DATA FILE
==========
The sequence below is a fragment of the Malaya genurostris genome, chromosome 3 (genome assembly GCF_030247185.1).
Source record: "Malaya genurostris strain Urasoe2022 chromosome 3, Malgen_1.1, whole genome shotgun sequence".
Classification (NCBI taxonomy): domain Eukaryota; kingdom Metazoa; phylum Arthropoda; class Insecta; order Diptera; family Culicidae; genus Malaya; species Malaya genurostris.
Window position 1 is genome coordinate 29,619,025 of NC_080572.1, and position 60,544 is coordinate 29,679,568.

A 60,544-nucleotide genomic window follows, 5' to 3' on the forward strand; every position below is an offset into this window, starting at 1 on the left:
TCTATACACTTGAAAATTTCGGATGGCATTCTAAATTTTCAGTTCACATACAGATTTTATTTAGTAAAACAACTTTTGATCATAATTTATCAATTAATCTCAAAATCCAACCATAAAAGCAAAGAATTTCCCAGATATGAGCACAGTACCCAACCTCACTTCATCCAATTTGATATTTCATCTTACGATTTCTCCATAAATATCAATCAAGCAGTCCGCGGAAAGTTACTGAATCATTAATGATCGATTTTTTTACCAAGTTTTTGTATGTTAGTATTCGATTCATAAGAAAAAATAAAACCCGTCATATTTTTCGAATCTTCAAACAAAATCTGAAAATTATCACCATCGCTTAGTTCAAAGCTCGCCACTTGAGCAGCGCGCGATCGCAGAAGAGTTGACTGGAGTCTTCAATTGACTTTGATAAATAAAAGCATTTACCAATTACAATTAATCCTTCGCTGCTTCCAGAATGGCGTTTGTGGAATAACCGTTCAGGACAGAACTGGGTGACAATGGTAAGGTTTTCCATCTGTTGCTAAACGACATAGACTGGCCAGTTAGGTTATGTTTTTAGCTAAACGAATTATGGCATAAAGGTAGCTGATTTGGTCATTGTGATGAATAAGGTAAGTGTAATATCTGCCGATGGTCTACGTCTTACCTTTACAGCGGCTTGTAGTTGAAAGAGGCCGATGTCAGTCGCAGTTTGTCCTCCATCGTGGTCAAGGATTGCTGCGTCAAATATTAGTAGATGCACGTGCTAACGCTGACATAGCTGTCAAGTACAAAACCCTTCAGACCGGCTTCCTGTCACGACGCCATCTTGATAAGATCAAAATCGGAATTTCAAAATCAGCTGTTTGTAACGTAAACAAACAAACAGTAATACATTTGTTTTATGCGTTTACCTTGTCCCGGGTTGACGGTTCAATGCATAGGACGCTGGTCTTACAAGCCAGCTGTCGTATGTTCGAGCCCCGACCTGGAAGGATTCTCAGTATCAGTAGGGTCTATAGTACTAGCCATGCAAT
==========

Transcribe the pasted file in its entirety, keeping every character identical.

The sequence below is a fragment of the Malaya genurostris genome, chromosome 3 (genome assembly GCF_030247185.1).
Source record: "Malaya genurostris strain Urasoe2022 chromosome 3, Malgen_1.1, whole genome shotgun sequence".
Classification (NCBI taxonomy): domain Eukaryota; kingdom Metazoa; phylum Arthropoda; class Insecta; order Diptera; family Culicidae; genus Malaya; species Malaya genurostris.
Window position 1 is genome coordinate 29,619,025 of NC_080572.1, and position 60,544 is coordinate 29,679,568.

A 60,544-nucleotide genomic window follows, 5' to 3' on the forward strand; every position below is an offset into this window, starting at 1 on the left:
TCTATACACTTGAAAATTTCGGATGGCATTCTAAATTTTCAGTTCACATACAGATTTTATTTAGTAAAACAACTTTTGATCATAATTTATCAATTAATCTCAAAATCCAACCATAAAAGCAAAGAATTTCCCAGATATGAGCACAGTACCCAACCTCACTTCATCCAATTTGATATTTCATCTTACGATTTCTCCATAAATATCAATCAAGCAGTCCGCGGAAAGTTACTGAATCATTAATGATCGATTTTTTTACCAAGTTTTTGTATGTTAGTATTCGATTCATAAGAAAAAATAAAACCCGTCATATTTTTCGAATCTTCAAACAAAATCTGAAAATTATCACCATCGCTTAGTTCAAAGCTCGCCACTTGAGCAGCGCGCGATCGCAGAAGAGTTGACTGGAGTCTTCAATTGACTTTGATAAATAAAAGCATTTACCAATTACAATTAATCCTTCGCTGCTTCCAGAATGGCGTTTGTGGAATAACCGTTCAGGACAGAACTGGGTGACAATGGTAAGGTTTTCCATCTGTTGCTAAACGACATAGACTGGCCAGTTAGGTTATGTTTTTAGCTAAACGAATTATGGCATAAAGGTAGCTGATTTGGTCATTGTGATGAATAAGGTAAGTGTAATATCTGCCGATGGTCTACGTCTTACCTTTACAGCGGCTTGTAGTTGAAAGAGGCCGATGTCAGTCGCAGTTTGTCCTCCATCGTGGTCAAGGATTGCTGCGTCAAATATTAGTAGATGCACGTGCTAACGCTGACATAGCTGTCAAGTACAAAACCCTTCAGACCGGCTTCCTGTCACGACGCCATCTTGATAAGATCAAAATCGGAATTTCAAAATCAGCTGTTTGTAACGTAAACAAACAAACAGTAATACATTTGTTTTATGCGTTTACCTTGTCCCGGGTTGACGGTTCAATGCATAGGACGCTGGTCTTACAAGCCAGCTGTCGTATGTTCGAGCCCCGACCTGGAAGGATTCTCAGTATCAGTAGGGTCTATAGTACTAGCCATGCAAT